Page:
Earth Day 2014

Creation care is a hot topic these days, especially in Christian circles. For Laura and me, we find it imperative to take care of what God has given us to be able to share it with those who will come after us. In an effort to show this appreciation for the earth, we chose to celebrate Earth Day this year by sharing with you several important parts of Japanese daily life that we have had to adjust to—and that we’ve come to appreciate—in relation to environmental conservation. Here it goes!

Heater_c_sm1. Japanese homes do not leave heaters or air conditioning on all day. In the winter, Japanese homes and even some businesses are heated by small space heaters rather than the central systems found in many western homes. Most of these heaters in Japan are actually electric, but run on kerosene, meaning that we plug in the heater and then it runs on the kerosene we retrieve from a can outside. We also do have a small wall heater that we run a good bit to keep things warmed up in the apartment during the day. At night, we turn on an electric blanket to make sure we’re nice and cozy when we turn off the heaters.

AC_c_smIn the warmer months, fans are a necessity alongside a nice wall unit that doubles as a small air conditioner. Open windows with screens keep the air flowing as well. We can hear all that is going on around us in the spring and summer everyone opens their windows.

2. Hot water buttons. In order to get hot water in our apartment, we press a button that turns on the hot water heater outside. It only takes a minute or so to crank up and saves the water heater from running all day long!

Earth_Walking_c_sm3. Japan is an extremely clean place, so early on we thought we would obviously see trashcans everywhere in order to drop off any waste. This is simply not the case. We once walked back home from downtown, about a 20-minute trip, and did not encounter a waste bin to throw out the garbage we had in our hands until we came to a convenience store about five minutes from our apartment. The realities we see are that most people do not eat or drink things while they walk and if they do, they simply do not put it on the ground. How amazing! There is a great respect for nature in the Japanese culture and thus this creates very clean communities, parks, rivers, etc.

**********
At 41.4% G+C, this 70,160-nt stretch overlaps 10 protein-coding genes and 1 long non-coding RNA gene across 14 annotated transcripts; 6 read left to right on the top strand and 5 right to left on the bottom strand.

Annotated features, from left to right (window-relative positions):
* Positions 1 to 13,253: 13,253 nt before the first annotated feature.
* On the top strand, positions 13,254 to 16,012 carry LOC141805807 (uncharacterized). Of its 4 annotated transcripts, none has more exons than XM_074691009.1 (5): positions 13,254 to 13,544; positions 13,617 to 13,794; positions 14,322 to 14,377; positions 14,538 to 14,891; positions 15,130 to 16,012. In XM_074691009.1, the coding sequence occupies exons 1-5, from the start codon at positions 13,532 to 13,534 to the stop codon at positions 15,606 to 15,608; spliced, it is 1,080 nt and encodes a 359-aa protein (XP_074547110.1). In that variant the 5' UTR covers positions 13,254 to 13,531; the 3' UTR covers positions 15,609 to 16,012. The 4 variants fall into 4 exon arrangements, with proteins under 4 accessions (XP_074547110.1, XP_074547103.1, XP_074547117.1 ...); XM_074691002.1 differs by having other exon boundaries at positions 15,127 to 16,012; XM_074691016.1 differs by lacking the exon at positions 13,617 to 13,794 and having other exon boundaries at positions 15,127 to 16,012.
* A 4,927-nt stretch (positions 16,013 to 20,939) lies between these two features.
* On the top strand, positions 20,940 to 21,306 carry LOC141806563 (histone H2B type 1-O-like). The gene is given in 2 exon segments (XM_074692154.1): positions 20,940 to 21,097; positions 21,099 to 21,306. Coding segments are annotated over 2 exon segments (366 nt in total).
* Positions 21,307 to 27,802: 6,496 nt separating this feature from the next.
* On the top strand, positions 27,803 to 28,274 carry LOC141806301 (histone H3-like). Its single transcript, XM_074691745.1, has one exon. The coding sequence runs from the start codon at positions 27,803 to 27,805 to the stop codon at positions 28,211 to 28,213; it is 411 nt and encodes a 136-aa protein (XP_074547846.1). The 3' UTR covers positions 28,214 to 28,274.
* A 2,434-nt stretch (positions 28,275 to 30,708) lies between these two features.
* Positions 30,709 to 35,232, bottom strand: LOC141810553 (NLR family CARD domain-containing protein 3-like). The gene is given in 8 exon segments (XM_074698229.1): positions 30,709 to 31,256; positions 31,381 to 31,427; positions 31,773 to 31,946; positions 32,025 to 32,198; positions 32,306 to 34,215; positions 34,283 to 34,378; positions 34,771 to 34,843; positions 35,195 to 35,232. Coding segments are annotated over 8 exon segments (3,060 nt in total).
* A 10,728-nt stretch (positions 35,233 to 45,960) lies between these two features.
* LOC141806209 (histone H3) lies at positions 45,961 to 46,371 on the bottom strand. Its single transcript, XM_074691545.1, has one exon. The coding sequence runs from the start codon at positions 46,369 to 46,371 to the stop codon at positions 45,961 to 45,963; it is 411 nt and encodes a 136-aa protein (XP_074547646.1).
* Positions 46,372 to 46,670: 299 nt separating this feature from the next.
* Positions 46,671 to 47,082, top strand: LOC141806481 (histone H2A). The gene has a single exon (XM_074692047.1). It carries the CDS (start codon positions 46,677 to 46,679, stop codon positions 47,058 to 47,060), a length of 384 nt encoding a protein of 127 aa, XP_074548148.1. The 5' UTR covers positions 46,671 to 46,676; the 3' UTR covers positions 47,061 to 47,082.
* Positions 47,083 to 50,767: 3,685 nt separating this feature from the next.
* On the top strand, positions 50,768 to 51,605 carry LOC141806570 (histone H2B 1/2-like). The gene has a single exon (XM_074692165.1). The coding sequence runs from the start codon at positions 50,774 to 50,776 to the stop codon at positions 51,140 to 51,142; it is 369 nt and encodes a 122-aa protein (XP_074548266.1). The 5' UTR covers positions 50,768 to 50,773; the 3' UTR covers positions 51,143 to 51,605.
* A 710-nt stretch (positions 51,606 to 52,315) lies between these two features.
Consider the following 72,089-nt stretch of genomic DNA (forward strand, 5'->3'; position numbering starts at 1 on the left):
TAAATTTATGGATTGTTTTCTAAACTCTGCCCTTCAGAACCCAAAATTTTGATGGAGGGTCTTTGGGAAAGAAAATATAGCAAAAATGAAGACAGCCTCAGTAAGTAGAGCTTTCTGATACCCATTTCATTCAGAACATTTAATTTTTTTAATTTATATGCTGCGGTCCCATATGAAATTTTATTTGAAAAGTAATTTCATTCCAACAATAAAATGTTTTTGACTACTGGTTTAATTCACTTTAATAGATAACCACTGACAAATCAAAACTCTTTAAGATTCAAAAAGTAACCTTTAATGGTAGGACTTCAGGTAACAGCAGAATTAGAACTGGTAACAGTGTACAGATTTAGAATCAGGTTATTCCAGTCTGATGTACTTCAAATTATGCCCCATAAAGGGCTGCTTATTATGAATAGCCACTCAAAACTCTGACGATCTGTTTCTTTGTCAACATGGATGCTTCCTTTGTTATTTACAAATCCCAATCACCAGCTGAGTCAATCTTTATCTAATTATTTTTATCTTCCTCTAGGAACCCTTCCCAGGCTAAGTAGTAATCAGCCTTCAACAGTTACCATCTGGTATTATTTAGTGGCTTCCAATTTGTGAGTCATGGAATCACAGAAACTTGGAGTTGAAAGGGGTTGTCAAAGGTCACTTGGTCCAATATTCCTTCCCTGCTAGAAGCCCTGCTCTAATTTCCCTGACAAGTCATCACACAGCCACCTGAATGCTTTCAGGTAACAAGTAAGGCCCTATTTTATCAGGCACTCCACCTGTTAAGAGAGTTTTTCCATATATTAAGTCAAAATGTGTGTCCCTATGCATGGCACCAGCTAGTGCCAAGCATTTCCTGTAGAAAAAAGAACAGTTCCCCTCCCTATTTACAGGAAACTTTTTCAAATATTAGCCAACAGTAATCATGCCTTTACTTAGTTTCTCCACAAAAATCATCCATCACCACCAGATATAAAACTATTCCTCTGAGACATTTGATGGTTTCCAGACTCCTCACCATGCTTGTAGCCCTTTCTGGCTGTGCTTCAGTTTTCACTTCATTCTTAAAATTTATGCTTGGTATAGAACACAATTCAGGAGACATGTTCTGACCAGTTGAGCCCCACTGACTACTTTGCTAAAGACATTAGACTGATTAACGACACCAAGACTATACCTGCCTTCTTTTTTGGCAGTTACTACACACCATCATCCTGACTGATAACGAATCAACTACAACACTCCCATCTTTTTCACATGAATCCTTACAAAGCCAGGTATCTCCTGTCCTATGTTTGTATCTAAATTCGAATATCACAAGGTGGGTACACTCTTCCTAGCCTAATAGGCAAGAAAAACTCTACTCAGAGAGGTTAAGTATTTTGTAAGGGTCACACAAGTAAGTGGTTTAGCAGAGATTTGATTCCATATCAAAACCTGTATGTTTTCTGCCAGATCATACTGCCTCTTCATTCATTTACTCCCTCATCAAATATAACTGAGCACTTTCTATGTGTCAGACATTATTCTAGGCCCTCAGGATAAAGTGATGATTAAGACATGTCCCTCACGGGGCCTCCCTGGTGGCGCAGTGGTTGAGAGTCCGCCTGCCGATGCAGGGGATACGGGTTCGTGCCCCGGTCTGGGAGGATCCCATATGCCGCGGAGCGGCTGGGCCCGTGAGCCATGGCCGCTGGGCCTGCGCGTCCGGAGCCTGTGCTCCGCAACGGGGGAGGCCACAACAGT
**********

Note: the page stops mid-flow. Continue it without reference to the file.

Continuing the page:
4. Lots of people in Kanazawa and across Japan either take public transportation, walk, or ride their bikes around town. We, alongside many others have cars, but everyone uses these other methods at various times as well. Outside of the big cities, Japan does not have the urban sprawl or vast countryside that exists in many parts of America, but it makes a huge difference for the environment and our health as we spend more time on foot and using cleaner transportation methods.

Starbucks_c_sm5. A small joy of ours is spending nearly every Friday evening at Starbucks, either studying Japanese or writing sermons. We’re glad that the caffeine stimulates the brain because it feels like leaving is a short examination. As part of the recycling and waste efforts, quick food restaurants like the ‘bucks have a row of various compartments for disposal. First, you must rid of the excess liquid into a chute labeled “ice”. This is followed by removing the lid (and sometimes cup and straw if the frappucino was the drink of choice) and put those in the “Plastic Cups” and “Non Combustibles” bins. Finally, you are able to throw away the wrapper from that delicious cinnamon bun alongside a paper cup, should you have chosen it over the mug, into two burnable bins, one labeled “Paper Cups” and the other “Combustibles”. Once the test is over, we return home to crash from a sugar high and mental exhaustion.

6. If you go to the grocery store, you should expect not only to bag the items yourself after checking out, but also to bring those bags with you. In order to reduce plastic waste, many Japanese stores expect you to bring a reusable bag from home or pay around 5 cents for a new one from their store. Even this small cost encourages us to bring our three bags that hang in our kitchen area. You can find reusable bags of all sizes at stores for purchase to bring with you around town. Carson makes a big fashion statement each week carrying the freezer items around in a pink polka doted bag back to the car!

So to get an idea of how these things has an effect on a run of the mill trip to the store, here is what runs through our minds as we head out:

Hot water off? Check.

A/C or heat off? Check.

Reusable bags in hand? Check.

Away we go on foot to the store!


Carson and Laura Foushee are Cooperative Baptist Field Personnel living in Kanazawa, Japan. Both natives of North Carolina, Carson and Laura met at McAfee School of Theology after graduating from Elon University (Carson) and N.C. State University (Laura). Carson’s passion for global missions and Laura’s passion for the local church have blended together as they serve in Japan through English language education and through Kanazawa Baptist Church as co-pastors of its international congregation.

They can be reached by email at Feel free to also to check out their website and the Kanazawa International Baptist Church website.

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